Given the quality of the terrain and the fact that the pockets of the resort’s core clientele are deep, it’s no real surprise that many of the best ski instructors in the Alps work here. For the most part they make damn sure you’ll have a fantastic time whenever you book a ski lesson. This is one of the best places in the world for competent skiers to learn how to ski in all kinds of snow conditions, including bumps and powder.
The standard of ski and snowboard schools is top notch
Another attraction for beginners is the high quality of instruction in Val d’Isere. On the whole, they’re a highly-motivated bunch – and there are quite a few Brits among them. Chances are you’ll be in good hands if you sign up with one of them.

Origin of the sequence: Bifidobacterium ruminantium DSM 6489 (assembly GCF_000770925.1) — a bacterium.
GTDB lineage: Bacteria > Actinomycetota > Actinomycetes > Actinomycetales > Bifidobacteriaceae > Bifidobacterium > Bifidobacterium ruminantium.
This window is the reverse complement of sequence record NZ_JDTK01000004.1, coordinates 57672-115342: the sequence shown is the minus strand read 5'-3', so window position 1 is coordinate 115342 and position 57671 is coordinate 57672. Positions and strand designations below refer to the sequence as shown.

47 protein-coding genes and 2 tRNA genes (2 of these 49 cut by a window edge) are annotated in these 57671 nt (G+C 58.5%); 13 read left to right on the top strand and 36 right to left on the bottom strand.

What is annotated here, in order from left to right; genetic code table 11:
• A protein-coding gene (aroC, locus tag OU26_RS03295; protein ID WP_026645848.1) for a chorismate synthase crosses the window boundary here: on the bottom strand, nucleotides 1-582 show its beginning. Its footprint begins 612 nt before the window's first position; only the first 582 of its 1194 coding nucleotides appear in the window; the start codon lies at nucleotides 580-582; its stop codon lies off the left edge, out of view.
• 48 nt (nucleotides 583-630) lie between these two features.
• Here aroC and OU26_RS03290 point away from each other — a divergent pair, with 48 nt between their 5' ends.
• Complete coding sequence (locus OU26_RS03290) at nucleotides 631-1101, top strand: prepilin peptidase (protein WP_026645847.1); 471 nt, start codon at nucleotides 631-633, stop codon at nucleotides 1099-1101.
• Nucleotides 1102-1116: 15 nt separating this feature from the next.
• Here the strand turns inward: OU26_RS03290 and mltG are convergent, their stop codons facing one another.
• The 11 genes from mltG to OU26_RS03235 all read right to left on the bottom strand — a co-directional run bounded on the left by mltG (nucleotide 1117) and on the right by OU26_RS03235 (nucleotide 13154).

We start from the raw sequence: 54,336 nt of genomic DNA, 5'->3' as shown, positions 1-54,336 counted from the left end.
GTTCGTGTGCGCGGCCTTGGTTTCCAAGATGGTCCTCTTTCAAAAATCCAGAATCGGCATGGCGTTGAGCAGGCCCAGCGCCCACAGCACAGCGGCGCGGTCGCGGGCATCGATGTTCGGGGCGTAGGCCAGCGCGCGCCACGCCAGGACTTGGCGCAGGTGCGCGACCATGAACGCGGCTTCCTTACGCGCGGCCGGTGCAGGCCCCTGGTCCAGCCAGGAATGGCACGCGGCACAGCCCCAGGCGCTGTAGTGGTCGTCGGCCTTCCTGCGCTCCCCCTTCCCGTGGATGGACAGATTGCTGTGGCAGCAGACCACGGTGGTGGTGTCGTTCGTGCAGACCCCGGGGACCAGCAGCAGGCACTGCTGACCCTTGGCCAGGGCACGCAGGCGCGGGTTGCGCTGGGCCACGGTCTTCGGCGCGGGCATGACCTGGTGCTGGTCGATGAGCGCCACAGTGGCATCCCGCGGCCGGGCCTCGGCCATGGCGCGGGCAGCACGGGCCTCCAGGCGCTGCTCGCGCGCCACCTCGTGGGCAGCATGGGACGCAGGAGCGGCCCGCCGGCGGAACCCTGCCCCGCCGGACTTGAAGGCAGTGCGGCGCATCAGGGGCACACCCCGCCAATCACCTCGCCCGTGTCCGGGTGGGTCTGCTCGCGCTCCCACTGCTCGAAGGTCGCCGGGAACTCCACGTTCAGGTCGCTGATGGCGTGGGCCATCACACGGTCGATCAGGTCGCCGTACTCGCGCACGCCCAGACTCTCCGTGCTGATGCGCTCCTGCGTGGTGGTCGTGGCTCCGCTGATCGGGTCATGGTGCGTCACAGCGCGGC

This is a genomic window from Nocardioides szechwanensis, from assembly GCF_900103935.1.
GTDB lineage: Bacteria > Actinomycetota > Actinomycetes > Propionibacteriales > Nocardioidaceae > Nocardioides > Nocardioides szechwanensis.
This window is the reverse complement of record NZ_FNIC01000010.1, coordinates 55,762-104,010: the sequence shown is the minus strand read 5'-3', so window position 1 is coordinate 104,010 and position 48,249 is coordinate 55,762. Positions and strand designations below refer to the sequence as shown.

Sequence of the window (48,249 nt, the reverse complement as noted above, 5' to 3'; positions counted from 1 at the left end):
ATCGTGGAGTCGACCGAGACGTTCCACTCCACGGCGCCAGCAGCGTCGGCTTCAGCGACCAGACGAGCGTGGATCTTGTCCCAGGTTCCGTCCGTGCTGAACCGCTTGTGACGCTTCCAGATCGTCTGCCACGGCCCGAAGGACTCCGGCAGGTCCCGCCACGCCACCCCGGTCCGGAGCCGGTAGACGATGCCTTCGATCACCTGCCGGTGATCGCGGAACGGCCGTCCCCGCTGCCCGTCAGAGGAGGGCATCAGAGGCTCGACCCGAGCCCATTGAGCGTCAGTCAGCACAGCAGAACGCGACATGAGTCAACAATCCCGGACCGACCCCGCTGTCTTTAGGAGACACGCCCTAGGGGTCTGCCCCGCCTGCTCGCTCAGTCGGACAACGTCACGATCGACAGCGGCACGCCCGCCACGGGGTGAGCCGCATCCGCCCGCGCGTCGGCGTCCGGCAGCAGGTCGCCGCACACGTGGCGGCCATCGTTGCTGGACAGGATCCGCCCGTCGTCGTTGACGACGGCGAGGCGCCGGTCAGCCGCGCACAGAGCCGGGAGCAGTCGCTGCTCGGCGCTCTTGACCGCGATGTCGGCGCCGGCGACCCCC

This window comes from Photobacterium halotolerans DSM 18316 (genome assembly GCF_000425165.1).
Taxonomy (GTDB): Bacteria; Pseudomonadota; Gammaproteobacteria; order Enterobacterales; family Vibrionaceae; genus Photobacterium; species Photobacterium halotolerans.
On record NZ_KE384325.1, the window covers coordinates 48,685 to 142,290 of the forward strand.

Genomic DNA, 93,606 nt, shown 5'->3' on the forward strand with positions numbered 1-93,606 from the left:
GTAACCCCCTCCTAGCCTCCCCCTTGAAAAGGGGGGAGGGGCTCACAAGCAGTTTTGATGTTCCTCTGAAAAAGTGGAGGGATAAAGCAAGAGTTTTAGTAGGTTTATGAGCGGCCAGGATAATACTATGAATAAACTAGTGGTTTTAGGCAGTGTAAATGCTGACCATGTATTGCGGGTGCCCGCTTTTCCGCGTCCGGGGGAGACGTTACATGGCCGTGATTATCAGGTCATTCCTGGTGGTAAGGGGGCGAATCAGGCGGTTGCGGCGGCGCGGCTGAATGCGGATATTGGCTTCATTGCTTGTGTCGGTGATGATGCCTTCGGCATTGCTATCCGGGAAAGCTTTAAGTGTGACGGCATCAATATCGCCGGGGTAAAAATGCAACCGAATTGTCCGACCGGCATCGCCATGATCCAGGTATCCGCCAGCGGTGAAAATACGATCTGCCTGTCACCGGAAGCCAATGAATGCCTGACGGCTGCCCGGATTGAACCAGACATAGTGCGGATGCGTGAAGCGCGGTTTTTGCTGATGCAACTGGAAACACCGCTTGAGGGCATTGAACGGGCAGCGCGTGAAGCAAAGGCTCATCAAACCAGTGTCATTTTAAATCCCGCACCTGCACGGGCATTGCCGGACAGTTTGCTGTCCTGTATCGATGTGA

Scottish-owned Progression Ski is very flexible, particularly good for both beginner and intermediate ski and snowboard instruction, and has a team of physiotherapists. The Val d’Isere branch of award-winning New Generation is another great British ski school with classes for all levels. TDC has all native English-speaking instructors and teaches skiing but not snowboarding.
Evolution 2 is an independent French school with an excellent reputation. The biggest ski and snowboard schools here are the ESF and Oxygene. Misty Fly is a snowboard school that now teaches skiing as well. For groups on a budget (because tuition comes as part of an overall, ultra-cheap package) try UCPA.
Make sure you book a guide for the off-piste